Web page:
From the moment the interview with Iraqi prime minister Nuri Kamal al-Maliki came out this weekend, the right has been trying to interpret his comments so that John McCain would still have his one and only perceived advantage over Barack Obama.
Soon afterwards, the Bush administration sent our diplomatic contingent in Iraq to see Maliki’s advisers in an obvious attempt to get clarification on his remarks that preferably wouldn’t leave McCain without a campaign. As expected the Iraqi regime complied like the good little lap dogs that they are and blamed the translation of the Maliki comments for the misunderstanding.
The statement, which was distributed to media organizations by the American military early on Sunday, said Mr. Maliki’s words had been “misunderstood and mistranslated,” but it failed to cite specifics.
“Unfortunately, Der Spiegel was not accurate,” Mr. Dabbagh said Sunday by telephone. “I have the recording of the voice of Mr. Maliki. We even listened to the translation.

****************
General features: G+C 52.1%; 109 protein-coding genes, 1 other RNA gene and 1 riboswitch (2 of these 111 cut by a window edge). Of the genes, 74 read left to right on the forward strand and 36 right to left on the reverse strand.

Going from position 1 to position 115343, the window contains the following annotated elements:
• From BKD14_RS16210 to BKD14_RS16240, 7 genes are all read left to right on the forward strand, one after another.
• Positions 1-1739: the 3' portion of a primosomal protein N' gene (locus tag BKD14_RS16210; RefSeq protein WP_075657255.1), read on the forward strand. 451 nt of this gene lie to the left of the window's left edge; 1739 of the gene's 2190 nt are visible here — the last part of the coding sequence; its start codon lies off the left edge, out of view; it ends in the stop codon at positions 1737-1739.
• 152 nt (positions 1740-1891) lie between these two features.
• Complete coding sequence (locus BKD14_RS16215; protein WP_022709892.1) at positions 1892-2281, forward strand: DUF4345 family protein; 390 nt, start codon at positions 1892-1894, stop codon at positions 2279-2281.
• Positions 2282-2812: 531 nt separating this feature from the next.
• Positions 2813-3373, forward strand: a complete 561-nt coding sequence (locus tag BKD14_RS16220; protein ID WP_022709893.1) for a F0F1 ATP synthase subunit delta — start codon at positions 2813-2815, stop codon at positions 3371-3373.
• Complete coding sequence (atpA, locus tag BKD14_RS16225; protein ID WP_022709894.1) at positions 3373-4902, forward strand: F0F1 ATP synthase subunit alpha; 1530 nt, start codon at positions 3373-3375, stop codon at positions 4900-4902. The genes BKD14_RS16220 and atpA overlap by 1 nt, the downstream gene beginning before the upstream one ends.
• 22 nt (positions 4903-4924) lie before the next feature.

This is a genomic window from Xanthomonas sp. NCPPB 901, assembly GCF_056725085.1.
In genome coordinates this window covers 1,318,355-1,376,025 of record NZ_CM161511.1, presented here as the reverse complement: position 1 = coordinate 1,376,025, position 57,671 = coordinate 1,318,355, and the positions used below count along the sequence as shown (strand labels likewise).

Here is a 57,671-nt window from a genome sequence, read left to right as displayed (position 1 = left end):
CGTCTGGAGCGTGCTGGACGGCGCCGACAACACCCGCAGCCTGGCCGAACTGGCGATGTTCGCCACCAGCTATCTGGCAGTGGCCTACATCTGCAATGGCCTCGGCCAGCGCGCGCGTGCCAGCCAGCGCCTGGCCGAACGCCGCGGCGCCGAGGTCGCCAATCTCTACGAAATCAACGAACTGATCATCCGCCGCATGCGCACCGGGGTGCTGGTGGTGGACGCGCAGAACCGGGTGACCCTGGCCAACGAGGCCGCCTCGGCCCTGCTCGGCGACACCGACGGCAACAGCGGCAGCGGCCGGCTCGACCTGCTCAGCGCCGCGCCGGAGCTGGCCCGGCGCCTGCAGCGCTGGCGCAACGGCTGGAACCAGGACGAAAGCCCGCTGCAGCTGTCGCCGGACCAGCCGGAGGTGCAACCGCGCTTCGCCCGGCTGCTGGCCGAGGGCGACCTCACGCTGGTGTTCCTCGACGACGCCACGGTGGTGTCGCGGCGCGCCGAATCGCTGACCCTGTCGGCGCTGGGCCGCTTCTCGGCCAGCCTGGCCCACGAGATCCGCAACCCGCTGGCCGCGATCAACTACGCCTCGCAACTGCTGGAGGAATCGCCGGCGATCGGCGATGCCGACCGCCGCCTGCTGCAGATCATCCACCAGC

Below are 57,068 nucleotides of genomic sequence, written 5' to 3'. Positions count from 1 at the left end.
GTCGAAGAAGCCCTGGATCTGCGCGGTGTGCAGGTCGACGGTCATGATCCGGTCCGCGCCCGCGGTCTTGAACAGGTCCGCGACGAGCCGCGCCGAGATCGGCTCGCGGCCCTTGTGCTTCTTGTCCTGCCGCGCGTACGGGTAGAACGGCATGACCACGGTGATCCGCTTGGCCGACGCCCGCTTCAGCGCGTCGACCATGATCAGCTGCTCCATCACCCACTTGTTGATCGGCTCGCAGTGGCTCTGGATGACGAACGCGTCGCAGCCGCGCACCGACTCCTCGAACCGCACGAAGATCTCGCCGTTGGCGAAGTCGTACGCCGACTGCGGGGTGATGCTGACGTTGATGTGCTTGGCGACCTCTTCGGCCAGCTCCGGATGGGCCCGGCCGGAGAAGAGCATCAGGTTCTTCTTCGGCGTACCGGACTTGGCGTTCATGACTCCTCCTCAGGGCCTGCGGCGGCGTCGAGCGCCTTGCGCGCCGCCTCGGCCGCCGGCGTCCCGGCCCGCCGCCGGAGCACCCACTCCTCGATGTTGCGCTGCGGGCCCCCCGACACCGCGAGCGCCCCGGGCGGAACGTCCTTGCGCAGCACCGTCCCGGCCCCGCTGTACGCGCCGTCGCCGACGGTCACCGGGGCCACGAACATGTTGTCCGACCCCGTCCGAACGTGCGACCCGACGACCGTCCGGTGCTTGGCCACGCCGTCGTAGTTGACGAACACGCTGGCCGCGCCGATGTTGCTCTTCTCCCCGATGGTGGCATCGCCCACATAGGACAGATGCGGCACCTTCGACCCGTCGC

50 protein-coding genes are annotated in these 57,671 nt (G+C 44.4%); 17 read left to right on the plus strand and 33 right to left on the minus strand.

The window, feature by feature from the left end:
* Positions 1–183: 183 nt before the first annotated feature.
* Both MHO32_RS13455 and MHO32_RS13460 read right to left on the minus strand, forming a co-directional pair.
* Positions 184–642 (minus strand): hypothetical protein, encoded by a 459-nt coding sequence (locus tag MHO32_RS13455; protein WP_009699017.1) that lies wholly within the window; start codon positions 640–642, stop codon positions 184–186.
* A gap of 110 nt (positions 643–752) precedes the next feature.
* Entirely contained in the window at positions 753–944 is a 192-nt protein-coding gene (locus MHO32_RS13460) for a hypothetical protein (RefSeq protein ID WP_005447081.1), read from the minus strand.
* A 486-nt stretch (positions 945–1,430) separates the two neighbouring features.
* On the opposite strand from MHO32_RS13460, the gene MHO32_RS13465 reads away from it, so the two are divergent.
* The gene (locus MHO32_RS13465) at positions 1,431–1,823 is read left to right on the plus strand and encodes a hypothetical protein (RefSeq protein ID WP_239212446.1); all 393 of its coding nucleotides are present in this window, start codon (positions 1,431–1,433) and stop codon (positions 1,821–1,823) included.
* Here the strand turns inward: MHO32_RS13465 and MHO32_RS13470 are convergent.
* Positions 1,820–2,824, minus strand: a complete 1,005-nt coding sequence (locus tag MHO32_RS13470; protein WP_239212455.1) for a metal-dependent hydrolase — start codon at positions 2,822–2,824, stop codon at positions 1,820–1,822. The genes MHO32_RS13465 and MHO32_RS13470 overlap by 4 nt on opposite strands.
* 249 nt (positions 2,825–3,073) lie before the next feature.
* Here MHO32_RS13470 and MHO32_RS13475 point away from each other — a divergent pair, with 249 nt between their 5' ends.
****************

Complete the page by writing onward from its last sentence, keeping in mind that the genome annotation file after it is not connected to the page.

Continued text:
Unfortunately also, this time for Mr Dabbagh, the New York Times has access to the original tape as well and they have translators that don’t have to answer to the Bush Administration.
The following is a direct translation from the Arabic of Mr. Maliki’s comments by The Times: “Obama’s remarks that — if he takes office — in 16 months he would withdraw the forces, we think that this period could increase or decrease a little, but that it could be suitable to end the presence of the forces in Iraq.”
He continued: “Who wants to exit in a quicker way has a better assessment of the situation in Iraq.”
Doesn’t sound like 100 years to me.